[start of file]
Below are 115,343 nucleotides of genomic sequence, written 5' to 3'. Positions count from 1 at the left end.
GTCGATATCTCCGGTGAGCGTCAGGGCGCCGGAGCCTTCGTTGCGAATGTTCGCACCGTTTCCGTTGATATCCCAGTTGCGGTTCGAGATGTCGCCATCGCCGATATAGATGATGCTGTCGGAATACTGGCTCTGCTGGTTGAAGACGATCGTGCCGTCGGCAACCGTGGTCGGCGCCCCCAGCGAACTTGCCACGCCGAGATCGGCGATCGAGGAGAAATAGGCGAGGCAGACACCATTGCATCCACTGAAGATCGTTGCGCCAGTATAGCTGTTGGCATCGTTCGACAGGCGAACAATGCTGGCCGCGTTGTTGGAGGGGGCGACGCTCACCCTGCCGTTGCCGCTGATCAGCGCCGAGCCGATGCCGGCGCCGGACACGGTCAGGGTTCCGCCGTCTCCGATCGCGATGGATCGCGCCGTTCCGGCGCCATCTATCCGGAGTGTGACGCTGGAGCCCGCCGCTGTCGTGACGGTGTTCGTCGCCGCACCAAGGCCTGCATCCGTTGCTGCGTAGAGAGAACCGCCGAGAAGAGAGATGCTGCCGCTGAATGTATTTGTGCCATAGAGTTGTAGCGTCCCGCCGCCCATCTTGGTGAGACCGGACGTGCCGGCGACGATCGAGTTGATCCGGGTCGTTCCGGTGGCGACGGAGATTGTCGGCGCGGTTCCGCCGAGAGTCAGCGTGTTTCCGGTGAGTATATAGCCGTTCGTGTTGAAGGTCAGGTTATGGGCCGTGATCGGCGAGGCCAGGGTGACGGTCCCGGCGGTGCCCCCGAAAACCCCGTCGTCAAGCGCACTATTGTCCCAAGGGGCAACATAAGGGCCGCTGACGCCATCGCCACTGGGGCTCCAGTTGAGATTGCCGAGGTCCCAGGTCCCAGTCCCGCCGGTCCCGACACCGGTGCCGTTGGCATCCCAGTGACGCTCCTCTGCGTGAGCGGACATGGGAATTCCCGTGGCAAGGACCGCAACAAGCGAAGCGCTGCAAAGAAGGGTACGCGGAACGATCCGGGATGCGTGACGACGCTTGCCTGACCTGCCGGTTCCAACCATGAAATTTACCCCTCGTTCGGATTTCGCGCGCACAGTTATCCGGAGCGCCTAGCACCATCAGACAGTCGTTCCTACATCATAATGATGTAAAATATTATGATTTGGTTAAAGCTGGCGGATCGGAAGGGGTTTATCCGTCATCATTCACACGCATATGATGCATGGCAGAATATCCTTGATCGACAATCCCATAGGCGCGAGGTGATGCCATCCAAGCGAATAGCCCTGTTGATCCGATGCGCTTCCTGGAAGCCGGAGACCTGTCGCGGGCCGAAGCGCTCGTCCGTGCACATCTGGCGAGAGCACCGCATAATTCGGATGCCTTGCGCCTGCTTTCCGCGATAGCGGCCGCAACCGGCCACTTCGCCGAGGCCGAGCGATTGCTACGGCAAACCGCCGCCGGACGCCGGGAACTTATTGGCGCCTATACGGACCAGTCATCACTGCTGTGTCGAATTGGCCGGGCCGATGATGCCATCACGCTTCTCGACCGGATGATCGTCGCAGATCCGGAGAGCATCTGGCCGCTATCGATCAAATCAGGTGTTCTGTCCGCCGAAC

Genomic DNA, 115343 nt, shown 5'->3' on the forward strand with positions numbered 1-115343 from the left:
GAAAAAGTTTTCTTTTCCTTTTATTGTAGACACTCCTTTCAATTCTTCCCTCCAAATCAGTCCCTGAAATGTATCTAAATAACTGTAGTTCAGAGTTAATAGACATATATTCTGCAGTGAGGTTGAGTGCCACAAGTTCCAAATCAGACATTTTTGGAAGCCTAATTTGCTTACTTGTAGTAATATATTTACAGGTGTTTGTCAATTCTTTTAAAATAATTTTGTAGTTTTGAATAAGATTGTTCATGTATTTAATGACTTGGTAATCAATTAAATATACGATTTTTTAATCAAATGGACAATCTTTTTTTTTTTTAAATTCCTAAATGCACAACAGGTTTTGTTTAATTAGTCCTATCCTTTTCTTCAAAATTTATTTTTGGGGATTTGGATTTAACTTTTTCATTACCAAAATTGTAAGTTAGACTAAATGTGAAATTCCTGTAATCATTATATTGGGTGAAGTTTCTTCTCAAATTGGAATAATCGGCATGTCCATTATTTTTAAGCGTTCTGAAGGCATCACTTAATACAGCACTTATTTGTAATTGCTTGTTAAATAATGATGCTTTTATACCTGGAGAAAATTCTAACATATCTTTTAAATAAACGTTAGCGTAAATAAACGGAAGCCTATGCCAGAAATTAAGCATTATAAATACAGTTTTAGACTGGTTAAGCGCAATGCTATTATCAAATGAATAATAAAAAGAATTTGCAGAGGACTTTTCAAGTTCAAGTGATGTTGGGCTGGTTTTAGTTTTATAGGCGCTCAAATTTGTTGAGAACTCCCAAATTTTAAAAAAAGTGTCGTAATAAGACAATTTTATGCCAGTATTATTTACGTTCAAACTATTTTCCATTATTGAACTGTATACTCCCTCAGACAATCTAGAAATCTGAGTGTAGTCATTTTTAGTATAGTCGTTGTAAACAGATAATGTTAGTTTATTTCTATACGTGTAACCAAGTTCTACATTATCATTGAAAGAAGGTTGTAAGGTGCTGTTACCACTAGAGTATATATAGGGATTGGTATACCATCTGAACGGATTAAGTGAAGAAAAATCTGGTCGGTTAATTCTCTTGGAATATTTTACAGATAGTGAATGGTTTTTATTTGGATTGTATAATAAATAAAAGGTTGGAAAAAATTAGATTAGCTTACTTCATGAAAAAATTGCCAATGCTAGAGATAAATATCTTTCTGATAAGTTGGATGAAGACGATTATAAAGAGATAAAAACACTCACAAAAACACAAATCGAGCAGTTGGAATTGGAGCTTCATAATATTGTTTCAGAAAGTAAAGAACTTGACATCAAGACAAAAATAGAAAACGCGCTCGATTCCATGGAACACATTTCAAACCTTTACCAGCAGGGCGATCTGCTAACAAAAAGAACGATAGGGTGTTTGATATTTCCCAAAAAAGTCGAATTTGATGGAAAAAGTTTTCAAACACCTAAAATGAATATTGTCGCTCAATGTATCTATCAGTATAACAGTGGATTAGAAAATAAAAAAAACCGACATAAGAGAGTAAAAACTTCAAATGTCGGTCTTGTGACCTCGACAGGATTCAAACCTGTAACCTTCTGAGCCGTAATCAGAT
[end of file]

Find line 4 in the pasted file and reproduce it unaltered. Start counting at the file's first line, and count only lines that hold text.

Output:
GAAAAAGTTTTCTTTTCCTTTTATTGTAGACACTCCTTTCAATTCTTCCCTCCAAATCAGTCCCTGAAATGTATCTAAATAACTGTAGTTCAGAGTTAATAGACATATATTCTGCAGTGAGGTTGAGTGCCACAAGTTCCAAATCAGACATTTTTGGAAGCCTAATTTGCTTACTTGTAGTAATATATTTACAGGTGTTTGTCAATTCTTTTAAAATAATTTTGTAGTTTTGAATAAGATTGTTCATGTATTTAATGACTTGGTAATCAATTAAATATACGATTTTTTAATCAAATGGACAATCTTTTTTTTTTTTAAATTCCTAAATGCACAACAGGTTTTGTTTAATTAGTCCTATCCTTTTCTTCAAAATTTATTTTTGGGGATTTGGATTTAACTTTTTCATTACCAAAATTGTAAGTTAGACTAAATGTGAAATTCCTGTAATCATTATATTGGGTGAAGTTTCTTCTCAAATTGGAATAATCGGCATGTCCATTATTTTTAAGCGTTCTGAAGGCATCACTTAATACAGCACTTATTTGTAATTGCTTGTTAAATAATGATGCTTTTATACCTGGAGAAAATTCTAACATATCTTTTAAATAAACGTTAGCGTAAATAAACGGAAGCCTATGCCAGAAATTAAGCATTATAAATACAGTTTTAGACTGGTTAAGCGCAATGCTATTATCAAATGAATAATAAAAAGAATTTGCAGAGGACTTTTCAAGTTCAAGTGATGTTGGGCTGGTTTTAGTTTTATAGGCGCTCAAATTTGTTGAGAACTCCCAAATTTTAAAAAAAGTGTCGTAATAAGACAATTTTATGCCAGTATTATTTACGTTCAAACTATTTTCCATTATTGAACTGTATACTCCCTCAGACAATCTAGAAATCTGAGTGTAGTCATTTTTAGTATAGTCGTTGTAAACAGATAATGTTAGTTTATTTCTATACGTGTAACCAAGTTCTACATTATCATTGAAAGAAGGTTGTAAGGTGCTGTTACCACTAGAGTATATATAGGGATTGGTATACCATCTGAACGGATTAAGTGAAGAAAAATCTGGTCGGTTAATTCTCTTGGAATATTTTACAGATAGTGAATGGTTTTTATTTGGATTGTATAATAAATAAAAGGTTGGAAAAAATTAGATTAGCTTACTTCATGAAAAAATTGCCAATGCTAGAGATAAATATCTTTCTGATAAGTTGGATGAAGACGATTATAAAGAGATAAAAACACTCACAAAAACACAAATCGAGCAGTTGGAATTGGAGCTTCATAATATTGTTTCAGAAAGTAAAGAACTTGACATCAAGACAAAAATAGAAAACGCGCTCGATTCCATGGAACACATTTCAAACCTTTACCAGCAGGGCGATCTGCTAACAAAAAGAACGATAGGGTGTTTGATATTTCCCAAAAAAGTCGAATTTGATGGAAAAAGTTTTCAAACACCTAAAATGAATATTGTCGCTCAATGTATCTATCAGTATAACAGTGGATTAGAAAATAAAAAAAACCGACATAAGAGAGTAAAAACTTCAAATGTCGGTCTTGTGACCTCGACAGGATTCAAACCTGTAACCTTCTGAGCCGTAATCAGAT